One major difficulty is co-location. Data compiled in the SAM/MAM mapping exercise (see above) and reflected in field articles and research suggest that co-location of OTPs and TSFPs is not common. This is understandable given that, in most cases, WFP and UNICEF use different targeting criteria to programme MAM and SAM respectively. WFP programme TSPs where GAM >10% or 5-9% with exacerbating factors (mainly food security related); UNICEF aims for 100% SAM treatment coverage where rates of GAM are high and health services are present. SAM services are available throughout the year, while TSFPs may only be delivered for part of the year during vulnerable periods. Also, while WFP/UNCEF MoU commit to working together where both are present/active; this is different to committing to always being present together (see policy section). UNICEF typically has longstanding presence in countries enabling a health-system integration approach, while WFP may not, so that MAM treatment in the form of TSFPs requires new and often parallel systems or may be absent where WFP is not present and/or no treatment is provided for in national policy. WFP and UNICEF may also have different implementing partners working in different catchment areas of the same district. Securing one partner for delivery of both SAM and MAM services is practiced – most commonly in refugee settings – but can be administratively complex. Pipeline breaks and supply challenges for RUTF (UNICEF) and RUSF (WFP) are also a critical constraint affecting both agencies in different ways and at different times (see below).

A second critical juncture for CoC for acute malnutrition is between community-based management for uncomplicated cases and inpatient services for complicated cases. Complicated SAM data are captured and integrated within UNICEF-compiled country SAM data for global presentation (Nutridash) but are not distinguished in reports. WHO could not provide us with global-level geographic or admissions data for children with complicated acute malnutrition; while data may exist, it would require country-by-country investigation and compilation and is not harmonised. Similarly, there are no compiled data on the numbers of complicated cases referred between community and inpatient services or on direct admissions of complicated cases. Interpreting any available data in terms of coverage is complex, given the lack of (and challenges to generate) estimates of the burden of complicated acute malnutrition.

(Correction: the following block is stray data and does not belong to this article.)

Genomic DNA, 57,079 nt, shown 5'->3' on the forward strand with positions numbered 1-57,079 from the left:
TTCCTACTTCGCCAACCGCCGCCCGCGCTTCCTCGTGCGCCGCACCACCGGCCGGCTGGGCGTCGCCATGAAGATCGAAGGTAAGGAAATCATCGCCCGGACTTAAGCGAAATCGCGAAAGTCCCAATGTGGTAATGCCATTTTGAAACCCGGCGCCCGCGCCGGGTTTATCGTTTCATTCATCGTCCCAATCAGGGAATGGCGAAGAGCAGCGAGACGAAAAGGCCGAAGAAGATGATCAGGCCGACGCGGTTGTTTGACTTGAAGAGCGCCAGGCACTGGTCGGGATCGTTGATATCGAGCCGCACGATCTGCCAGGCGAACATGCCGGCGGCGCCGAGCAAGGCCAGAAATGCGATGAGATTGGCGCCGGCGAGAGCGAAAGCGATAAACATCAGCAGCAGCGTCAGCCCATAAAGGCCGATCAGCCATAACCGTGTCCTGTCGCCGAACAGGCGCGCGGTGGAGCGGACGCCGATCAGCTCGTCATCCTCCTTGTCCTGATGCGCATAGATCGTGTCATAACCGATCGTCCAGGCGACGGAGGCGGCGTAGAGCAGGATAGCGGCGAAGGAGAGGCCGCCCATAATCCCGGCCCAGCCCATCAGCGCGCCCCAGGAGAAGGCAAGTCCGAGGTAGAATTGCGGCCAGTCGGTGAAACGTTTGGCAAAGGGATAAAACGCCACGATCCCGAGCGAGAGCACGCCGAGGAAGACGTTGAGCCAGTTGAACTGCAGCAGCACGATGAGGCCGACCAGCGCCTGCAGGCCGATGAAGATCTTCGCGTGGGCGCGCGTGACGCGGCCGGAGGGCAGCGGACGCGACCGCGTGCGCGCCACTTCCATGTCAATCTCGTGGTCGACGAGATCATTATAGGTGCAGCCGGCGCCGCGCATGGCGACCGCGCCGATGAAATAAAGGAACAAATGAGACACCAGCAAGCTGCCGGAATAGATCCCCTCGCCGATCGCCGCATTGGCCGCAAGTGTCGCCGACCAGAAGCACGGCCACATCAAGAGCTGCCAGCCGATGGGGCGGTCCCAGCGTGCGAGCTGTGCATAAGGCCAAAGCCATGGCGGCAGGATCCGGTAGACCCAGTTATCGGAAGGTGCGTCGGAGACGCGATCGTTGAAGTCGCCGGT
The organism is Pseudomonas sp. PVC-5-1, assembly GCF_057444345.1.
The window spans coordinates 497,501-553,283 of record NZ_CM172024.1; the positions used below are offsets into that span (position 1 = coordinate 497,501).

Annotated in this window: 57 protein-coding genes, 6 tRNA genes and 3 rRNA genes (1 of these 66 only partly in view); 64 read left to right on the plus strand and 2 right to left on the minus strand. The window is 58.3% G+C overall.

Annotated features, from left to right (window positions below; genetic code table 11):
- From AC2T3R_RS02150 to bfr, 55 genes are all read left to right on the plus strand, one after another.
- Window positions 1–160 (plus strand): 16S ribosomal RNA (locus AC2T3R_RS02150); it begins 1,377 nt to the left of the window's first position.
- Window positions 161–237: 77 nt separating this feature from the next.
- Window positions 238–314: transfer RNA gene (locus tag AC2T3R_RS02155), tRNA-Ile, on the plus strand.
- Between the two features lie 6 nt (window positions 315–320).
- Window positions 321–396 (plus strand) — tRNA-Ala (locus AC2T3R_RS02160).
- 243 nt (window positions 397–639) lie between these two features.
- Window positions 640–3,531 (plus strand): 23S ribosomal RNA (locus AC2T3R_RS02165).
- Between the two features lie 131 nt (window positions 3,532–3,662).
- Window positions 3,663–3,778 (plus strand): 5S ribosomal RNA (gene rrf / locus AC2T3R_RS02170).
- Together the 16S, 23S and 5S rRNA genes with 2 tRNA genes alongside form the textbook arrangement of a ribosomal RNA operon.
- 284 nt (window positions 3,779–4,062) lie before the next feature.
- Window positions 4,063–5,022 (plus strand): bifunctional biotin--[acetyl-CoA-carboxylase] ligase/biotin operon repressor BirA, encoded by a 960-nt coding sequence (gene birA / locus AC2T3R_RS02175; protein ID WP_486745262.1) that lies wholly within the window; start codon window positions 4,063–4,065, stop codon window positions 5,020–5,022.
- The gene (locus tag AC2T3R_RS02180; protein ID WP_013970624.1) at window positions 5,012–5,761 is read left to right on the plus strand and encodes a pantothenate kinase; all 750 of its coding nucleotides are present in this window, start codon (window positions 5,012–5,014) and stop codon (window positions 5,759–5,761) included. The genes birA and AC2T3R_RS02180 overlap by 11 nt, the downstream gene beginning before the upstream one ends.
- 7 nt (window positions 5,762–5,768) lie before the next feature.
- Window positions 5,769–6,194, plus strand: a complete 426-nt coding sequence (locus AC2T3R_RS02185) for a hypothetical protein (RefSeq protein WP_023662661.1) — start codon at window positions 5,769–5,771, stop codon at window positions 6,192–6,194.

Apart from TSFPs, many other types of support may be offered to families of moderately malnourished children, such as nutrition counselling or household targeted support; e.g. social protection and livelihood support (Brown R et al, 2019). These services may be supported or provided by UN and/or civil society organisations and government and will be context specific. Very little information is available on the nature and caseload coverage of such support and the degree to which they are meeting the needs of these children. This partly reflects a lack of clarity regarding whose responsibility it is to ensure and track this provision, as well as the multiple agencies who may be involved in implementing this provision across humanitarian and development settings. Data may be available or collatable at country level but is not currently presented at global level.

At an institutional level, UNICEF and WFP have made considerable headway in several countries to strengthen continuity of care by working closely together. A good example comes from South Sudan where, overseen by the Nutrition Cluster, UNICEF and WFP have aligned targeting, achieving good coverage and a high level of geographical convergence (Aburmishan et al (2019). The Nutrition Cluster, which is charged with effecting improved coordination among actors involved in emergency response programming, has strengthened CoC for acute malnutrition in other countries, too. In Somalia, for example, the Nutrition Cluster has encouraged single partners to implement the range of treatment programmes for acute malnutrition or co-location among different implementing partners (Ntambi et al, 2019). Continuity is also facilitated by the cluster collating and sharing mapping data and initiating expanded protocols for combined SAM and MAM treatment in Somalia and South Sudan, delivered in both instances by UNICEF.